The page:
EHI study on retail IT investment shows: Retailers want practical benefits, not gimmicks

Ahead of EuroShop, retail institute EHI-EuroHandelsinstitut of Cologne questioned 43 leading retail companies about costs, trends and investment in information and communications technologies.

Despite flagging consumer spending and stagnant sales, German retailers are continuing to invest more in IT solutions, according to the latest bi-annual EHI study into retail IT investment. For the first time, retailers spent more than 1 percent of gross revenues on information and communications systems in 2001. The exact figure of 1.07 percent is just under the 1.19 percent arrived at by a similar study by Ernst & Young for the US market.

More and more retailers are handing over technical responsibility for their IT systems to external providers. According to the study, over 90% of companies outsource at least part of their programming work, and less than a one in four carry out hardware and software maintenance exclusively themselves. The trend in software development is similar.

On average, IT costs have risen in all areas in the last two years, with the rates of increase particularly high for software licences and network costs. This reflects the increasing complexity of the retail IT landscape as companies opt for extensive software packages and integrate more and more of their systems.

The breakdown of investment into individual hardware components shows that at present retailers are concentrating on systems that deliver clear practical benefits. Reflecting the increasing use of wireless communications technologies, these include, for example, handheld terminals with wireless links. Many retailers also seem to be turning to — long disputed — electronic shelf labels as a serious alternative to conventional price labels. Other items featuring more and more often in IT budgets are EAS systems, poster printers and, in the food sector, checkout scales. Retailers are less willing to spend on innovative but unproven systems such as shopping trolley displays, self-scanners or self-checkouts. Only 3 percent of respondents were planning pilot projects with trolley displays. It will take a lot of persuasion by manufacturers before systems like these find widespread use.

The survey’s analysis of planned software investment shows that, for many retailers, optimising merchandise management systems is still the main priority. Many companies face the need to replace internally developed software with standard solutions or new products to keep pace with technological progress in data entry and analysis as well as new communications methods. 42 percent of executives questioned said that improving merchandise management will be their biggest priority next year. Topics such as receipt data analysis, data mining and automatic stock control are set to increase in importance. A connected theme is the building of data warehouses, which has only just begun at many retailers and is seen as a top priority in budget planning.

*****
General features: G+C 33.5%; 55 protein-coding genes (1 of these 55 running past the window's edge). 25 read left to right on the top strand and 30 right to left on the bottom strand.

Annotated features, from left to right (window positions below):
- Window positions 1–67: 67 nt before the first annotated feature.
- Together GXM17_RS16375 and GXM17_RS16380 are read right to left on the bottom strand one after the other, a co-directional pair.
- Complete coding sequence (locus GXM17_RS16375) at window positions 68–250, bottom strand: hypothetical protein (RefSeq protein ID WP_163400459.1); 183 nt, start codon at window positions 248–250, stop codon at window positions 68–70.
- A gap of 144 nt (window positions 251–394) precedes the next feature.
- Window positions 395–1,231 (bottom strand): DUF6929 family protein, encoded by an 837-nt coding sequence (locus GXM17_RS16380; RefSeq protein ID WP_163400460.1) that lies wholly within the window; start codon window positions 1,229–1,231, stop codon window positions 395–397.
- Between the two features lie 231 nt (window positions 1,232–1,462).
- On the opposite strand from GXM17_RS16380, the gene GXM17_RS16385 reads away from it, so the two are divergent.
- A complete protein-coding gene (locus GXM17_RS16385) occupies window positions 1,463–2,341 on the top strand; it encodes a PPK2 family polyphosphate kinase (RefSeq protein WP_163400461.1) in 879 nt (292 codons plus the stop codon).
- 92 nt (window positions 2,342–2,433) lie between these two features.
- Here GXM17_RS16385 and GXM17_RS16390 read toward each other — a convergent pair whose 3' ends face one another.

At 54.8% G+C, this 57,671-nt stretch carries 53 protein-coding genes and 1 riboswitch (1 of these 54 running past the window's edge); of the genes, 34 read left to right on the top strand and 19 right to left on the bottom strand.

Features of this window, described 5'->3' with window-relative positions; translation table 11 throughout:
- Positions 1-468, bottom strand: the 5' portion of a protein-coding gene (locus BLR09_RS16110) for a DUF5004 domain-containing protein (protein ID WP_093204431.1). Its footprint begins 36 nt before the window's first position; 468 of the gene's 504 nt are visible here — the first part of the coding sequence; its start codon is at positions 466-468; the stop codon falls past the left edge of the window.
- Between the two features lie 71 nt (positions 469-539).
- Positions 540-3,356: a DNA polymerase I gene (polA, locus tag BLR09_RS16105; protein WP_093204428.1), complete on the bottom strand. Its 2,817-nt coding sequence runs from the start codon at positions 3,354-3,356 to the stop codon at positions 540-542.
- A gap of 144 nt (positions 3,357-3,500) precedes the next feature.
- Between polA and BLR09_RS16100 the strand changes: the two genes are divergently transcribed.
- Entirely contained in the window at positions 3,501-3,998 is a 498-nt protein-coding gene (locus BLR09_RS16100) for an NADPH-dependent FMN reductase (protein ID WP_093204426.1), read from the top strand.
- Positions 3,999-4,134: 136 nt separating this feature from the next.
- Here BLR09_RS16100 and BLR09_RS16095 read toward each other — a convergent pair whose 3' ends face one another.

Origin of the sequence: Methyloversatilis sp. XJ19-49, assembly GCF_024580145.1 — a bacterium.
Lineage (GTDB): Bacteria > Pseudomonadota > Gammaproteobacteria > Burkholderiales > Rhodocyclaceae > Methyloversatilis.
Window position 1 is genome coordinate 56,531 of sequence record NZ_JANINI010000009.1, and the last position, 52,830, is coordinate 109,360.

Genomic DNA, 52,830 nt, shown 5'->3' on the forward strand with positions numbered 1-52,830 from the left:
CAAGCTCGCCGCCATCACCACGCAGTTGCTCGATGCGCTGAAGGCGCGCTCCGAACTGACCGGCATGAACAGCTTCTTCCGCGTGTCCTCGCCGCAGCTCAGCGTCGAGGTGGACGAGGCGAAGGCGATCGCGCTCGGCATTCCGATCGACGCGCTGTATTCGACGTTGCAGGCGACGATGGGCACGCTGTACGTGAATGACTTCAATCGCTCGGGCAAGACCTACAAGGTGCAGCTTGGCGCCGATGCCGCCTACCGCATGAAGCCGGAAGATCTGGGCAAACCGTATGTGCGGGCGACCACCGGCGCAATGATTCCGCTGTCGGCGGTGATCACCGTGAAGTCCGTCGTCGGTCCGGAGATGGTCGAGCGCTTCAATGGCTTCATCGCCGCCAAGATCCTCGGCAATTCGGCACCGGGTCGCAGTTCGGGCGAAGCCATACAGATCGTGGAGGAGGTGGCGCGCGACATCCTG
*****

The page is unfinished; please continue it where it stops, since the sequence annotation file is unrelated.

Supply chain management is also a key area of investment, with many companies having recognised the importance of links to supplier systems and joint data analysis. However, it is still unclear which technology will win out. For example, almost 60 percent of firms are planning to set up extranets, but at the same time many of the same firms also want to test links with public marketplaces. But CPFR (Collaborative Planning, Forecasting and Replenishment), which provides for complete data integration at every link in the supply chain, is currently an issue only for the big players like Metro, Karstadt or dm. For smaller firms, CPFR is still very much unfamiliar territory, as revealed by the high number of “don’t know” or “not applicable” responses (32 percent) to a question about future CPFR projects.

Investment in new customer retention tools is also a priority area. Many retailers already have customer loyalty cards and specific customer databases, but so far only 10 percent have implemented the corresponding software to analyse the data in detail. Having said that, over half the respondents stated that they had already launched pilot projects or were planning to invest in CRM tools in the near future.

Overall, the study shows that systems modernisation will eat up a large part of many retailers’ investment budgets in the near future. Retailers have recognised that without powerful merchandise management systems and a functioning supply chain, survival on the market is by no means guaranteed. Yet as part of this modernisation, many firms are willing to use innovative applications and new approaches to data analysis. Success is only possible if customers are properly identified, analysed and cared for. Therefore investment in customer retention, though already high in some cases, will in future have to focus more on sophisticated customer relationship management tools.

The important factors for retailers are practical benefit and realistic payback within 1-2 years. If these requirements are not met, retailers often simply won’t invest.